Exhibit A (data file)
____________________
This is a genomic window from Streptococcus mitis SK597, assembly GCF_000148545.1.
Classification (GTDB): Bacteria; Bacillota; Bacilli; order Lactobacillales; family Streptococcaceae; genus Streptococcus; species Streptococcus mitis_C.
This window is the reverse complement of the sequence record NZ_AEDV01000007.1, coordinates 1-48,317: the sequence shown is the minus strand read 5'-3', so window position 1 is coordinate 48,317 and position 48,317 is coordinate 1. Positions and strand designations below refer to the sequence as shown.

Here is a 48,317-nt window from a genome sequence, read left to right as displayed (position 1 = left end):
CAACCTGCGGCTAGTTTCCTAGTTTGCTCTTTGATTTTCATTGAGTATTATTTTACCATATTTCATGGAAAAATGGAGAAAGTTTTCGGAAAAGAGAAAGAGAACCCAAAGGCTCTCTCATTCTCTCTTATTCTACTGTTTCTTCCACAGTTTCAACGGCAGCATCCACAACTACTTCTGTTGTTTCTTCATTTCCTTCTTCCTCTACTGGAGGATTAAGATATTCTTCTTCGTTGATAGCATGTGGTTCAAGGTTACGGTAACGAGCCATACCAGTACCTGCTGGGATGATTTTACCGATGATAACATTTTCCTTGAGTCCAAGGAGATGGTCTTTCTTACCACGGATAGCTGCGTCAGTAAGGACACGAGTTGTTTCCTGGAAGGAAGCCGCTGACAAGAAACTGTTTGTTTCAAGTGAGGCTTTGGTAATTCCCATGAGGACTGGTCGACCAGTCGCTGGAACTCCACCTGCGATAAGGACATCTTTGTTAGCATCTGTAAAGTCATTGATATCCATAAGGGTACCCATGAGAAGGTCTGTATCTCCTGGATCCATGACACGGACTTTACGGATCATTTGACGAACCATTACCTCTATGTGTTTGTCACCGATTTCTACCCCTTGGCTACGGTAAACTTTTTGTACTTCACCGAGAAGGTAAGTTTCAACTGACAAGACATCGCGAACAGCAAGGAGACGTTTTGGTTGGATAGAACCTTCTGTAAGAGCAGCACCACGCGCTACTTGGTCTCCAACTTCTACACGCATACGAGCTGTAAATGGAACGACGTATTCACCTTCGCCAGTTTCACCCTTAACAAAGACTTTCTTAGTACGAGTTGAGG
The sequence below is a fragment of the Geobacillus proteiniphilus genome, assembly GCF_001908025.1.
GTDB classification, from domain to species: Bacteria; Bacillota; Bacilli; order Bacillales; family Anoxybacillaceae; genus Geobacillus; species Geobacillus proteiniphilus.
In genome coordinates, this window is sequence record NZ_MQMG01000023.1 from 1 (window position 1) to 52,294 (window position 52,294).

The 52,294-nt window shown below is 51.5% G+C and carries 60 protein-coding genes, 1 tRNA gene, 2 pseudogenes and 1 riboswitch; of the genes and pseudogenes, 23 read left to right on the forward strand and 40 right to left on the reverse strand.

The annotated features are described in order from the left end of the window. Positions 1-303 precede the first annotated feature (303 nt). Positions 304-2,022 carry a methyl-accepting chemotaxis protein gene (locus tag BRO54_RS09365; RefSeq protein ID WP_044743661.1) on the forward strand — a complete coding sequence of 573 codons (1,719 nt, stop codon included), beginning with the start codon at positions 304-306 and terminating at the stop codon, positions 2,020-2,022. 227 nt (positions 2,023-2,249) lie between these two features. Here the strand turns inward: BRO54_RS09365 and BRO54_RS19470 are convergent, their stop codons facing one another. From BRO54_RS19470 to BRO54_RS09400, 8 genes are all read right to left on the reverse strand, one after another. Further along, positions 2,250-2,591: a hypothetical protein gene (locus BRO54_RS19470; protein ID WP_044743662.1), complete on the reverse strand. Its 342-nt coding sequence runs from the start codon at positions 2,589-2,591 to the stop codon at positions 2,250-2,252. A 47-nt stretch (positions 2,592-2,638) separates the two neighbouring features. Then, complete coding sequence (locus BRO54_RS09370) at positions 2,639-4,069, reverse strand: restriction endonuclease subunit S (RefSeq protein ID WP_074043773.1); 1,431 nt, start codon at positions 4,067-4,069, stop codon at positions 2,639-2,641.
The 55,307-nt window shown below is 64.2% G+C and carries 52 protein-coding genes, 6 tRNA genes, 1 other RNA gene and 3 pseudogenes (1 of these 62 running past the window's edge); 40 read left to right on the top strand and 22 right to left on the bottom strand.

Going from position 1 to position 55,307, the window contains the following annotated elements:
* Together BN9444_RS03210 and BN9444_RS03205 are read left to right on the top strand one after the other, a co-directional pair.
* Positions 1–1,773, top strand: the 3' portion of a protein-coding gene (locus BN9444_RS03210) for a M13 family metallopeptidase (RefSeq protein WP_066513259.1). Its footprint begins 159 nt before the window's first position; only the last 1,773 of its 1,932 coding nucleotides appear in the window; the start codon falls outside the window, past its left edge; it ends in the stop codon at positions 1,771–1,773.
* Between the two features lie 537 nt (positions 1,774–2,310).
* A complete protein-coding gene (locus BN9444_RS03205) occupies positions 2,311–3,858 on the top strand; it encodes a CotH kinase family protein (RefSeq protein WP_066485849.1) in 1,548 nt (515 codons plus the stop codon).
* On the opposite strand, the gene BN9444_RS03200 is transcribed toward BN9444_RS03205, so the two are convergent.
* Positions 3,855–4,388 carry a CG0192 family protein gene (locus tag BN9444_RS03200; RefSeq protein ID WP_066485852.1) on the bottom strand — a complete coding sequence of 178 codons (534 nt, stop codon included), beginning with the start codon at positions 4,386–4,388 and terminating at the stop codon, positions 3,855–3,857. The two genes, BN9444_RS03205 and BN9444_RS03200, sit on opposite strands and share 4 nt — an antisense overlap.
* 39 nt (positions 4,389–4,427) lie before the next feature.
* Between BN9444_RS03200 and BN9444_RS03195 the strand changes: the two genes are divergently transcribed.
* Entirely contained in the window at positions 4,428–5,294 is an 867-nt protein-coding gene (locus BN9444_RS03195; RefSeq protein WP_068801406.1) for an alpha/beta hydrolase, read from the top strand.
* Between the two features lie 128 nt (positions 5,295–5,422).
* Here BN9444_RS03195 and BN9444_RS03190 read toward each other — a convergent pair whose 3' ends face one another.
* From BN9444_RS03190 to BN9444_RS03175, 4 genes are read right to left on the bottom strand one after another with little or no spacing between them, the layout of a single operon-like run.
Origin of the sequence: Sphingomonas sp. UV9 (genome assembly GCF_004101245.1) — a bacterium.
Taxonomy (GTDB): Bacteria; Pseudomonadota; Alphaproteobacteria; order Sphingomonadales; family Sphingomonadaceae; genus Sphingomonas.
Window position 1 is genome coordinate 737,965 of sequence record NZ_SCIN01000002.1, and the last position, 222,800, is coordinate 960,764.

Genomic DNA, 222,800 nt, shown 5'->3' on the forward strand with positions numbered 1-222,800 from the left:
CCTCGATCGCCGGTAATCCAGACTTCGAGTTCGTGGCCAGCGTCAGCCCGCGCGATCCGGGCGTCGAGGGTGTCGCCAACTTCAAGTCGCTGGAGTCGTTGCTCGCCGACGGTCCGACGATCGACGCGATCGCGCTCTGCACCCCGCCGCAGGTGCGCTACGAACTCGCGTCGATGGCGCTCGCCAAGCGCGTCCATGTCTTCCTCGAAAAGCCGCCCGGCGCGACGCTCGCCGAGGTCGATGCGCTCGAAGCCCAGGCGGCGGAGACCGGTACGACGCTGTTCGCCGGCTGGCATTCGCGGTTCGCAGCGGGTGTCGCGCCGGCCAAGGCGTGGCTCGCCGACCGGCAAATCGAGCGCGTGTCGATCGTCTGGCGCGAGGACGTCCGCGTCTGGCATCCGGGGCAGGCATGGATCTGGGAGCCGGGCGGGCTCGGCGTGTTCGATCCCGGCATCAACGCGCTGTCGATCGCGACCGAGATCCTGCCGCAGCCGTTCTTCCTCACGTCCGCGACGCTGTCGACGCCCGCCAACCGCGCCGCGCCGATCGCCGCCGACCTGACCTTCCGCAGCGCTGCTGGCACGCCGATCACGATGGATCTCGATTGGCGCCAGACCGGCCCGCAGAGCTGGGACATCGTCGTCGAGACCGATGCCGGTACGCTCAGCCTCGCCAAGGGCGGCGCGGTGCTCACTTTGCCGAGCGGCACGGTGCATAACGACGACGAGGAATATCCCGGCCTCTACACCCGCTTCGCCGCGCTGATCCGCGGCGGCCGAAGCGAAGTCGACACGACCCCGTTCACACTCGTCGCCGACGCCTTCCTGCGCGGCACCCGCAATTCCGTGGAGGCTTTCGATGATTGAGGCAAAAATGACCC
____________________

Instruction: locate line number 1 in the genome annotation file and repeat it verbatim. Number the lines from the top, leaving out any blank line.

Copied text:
This is a genomic window from Streptococcus mitis SK597, assembly GCF_000148545.1.